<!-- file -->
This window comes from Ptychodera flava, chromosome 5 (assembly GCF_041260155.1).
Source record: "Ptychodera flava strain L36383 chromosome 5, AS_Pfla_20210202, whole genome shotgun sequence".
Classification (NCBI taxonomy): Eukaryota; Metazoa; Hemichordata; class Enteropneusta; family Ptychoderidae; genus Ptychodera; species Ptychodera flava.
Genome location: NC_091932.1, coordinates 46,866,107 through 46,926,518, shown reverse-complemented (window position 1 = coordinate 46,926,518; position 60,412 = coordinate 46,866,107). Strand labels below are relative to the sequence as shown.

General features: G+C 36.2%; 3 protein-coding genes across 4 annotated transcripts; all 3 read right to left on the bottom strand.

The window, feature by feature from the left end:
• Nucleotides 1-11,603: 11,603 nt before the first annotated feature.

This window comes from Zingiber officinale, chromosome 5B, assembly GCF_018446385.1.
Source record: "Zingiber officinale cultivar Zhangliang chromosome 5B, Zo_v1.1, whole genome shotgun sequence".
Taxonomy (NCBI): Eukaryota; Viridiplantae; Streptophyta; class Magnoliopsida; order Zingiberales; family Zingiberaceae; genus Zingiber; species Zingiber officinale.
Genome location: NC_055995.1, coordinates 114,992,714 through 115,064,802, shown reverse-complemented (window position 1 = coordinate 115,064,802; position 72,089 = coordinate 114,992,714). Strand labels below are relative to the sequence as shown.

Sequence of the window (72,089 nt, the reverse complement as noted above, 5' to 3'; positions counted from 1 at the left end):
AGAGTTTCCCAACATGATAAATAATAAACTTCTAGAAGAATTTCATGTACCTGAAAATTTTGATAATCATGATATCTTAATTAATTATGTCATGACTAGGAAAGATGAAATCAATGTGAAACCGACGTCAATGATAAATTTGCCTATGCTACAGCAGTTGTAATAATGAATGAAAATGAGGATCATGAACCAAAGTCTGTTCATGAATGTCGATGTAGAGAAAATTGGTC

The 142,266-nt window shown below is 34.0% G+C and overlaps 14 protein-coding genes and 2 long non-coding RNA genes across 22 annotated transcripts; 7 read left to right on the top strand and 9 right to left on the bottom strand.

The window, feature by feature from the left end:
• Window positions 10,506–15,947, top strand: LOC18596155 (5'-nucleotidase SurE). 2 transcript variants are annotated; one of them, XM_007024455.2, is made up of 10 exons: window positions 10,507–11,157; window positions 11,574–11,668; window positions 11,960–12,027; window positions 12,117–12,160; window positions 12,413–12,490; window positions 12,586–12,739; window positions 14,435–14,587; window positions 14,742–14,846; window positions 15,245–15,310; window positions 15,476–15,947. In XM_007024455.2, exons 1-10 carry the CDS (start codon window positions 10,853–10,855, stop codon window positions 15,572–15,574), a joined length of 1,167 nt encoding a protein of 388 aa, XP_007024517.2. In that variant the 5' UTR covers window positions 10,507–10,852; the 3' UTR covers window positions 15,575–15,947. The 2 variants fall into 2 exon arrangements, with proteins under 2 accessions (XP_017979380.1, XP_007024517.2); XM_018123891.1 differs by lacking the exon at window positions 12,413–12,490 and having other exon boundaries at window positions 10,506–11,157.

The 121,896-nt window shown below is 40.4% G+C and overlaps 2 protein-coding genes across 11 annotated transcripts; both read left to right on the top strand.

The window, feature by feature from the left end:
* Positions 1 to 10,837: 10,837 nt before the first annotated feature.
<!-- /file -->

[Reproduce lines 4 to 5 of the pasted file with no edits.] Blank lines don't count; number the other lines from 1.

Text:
Genome location: NC_091932.1, coordinates 46,866,107 through 46,926,518, shown reverse-complemented (window position 1 = coordinate 46,926,518; position 60,412 = coordinate 46,866,107). Strand labels below are relative to the sequence as shown.

General features: G+C 36.2%; 3 protein-coding genes across 4 annotated transcripts; all 3 read right to left on the bottom strand.